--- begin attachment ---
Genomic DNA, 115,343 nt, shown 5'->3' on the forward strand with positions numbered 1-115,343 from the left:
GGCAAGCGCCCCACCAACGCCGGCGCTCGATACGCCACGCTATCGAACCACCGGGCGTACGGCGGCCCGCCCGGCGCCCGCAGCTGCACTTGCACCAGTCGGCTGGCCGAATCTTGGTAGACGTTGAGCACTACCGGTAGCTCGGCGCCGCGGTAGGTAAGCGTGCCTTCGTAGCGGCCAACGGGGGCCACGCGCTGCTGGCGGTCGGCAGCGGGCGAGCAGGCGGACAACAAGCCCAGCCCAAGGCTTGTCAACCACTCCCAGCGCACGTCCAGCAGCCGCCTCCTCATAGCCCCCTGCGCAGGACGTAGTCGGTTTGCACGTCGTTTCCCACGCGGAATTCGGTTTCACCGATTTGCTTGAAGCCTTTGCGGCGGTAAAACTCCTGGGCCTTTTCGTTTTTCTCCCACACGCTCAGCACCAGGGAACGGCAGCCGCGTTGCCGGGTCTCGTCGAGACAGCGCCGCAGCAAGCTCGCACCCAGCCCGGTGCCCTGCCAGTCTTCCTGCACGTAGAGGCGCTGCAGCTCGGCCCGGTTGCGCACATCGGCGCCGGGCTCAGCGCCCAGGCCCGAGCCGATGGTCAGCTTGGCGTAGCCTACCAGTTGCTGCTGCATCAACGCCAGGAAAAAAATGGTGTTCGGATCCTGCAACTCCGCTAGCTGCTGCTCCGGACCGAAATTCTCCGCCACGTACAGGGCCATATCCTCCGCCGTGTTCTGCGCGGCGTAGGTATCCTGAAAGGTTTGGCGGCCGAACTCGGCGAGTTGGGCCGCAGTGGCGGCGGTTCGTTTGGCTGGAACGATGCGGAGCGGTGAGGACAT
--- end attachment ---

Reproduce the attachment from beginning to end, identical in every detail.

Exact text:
Genomic DNA, 115,343 nt, shown 5'->3' on the forward strand with positions numbered 1-115,343 from the left:
GGCAAGCGCCCCACCAACGCCGGCGCTCGATACGCCACGCTATCGAACCACCGGGCGTACGGCGGCCCGCCCGGCGCCCGCAGCTGCACTTGCACCAGTCGGCTGGCCGAATCTTGGTAGACGTTGAGCACTACCGGTAGCTCGGCGCCGCGGTAGGTAAGCGTGCCTTCGTAGCGGCCAACGGGGGCCACGCGCTGCTGGCGGTCGGCAGCGGGCGAGCAGGCGGACAACAAGCCCAGCCCAAGGCTTGTCAACCACTCCCAGCGCACGTCCAGCAGCCGCCTCCTCATAGCCCCCTGCGCAGGACGTAGTCGGTTTGCACGTCGTTTCCCACGCGGAATTCGGTTTCACCGATTTGCTTGAAGCCTTTGCGGCGGTAAAACTCCTGGGCCTTTTCGTTTTTCTCCCACACGCTCAGCACCAGGGAACGGCAGCCGCGTTGCCGGGTCTCGTCGAGACAGCGCCGCAGCAAGCTCGCACCCAGCCCGGTGCCCTGCCAGTCTTCCTGCACGTAGAGGCGCTGCAGCTCGGCCCGGTTGCGCACATCGGCGCCGGGCTCAGCGCCCAGGCCCGAGCCGATGGTCAGCTTGGCGTAGCCTACCAGTTGCTGCTGCATCAACGCCAGGAAAAAAATGGTGTTCGGATCCTGCAACTCCGCTAGCTGCTGCTCCGGACCGAAATTCTCCGCCACGTACAGGGCCATATCCTCCGCCGTGTTCTGCGCGGCGTAGGTATCCTGAAAGGTTTGGCGGCCGAACTCGGCGAGTTGGGCCGCAGTGGCGGCGGTTCGTTTGGCTGGAACGATGCGGAGCGGTGAGGACAT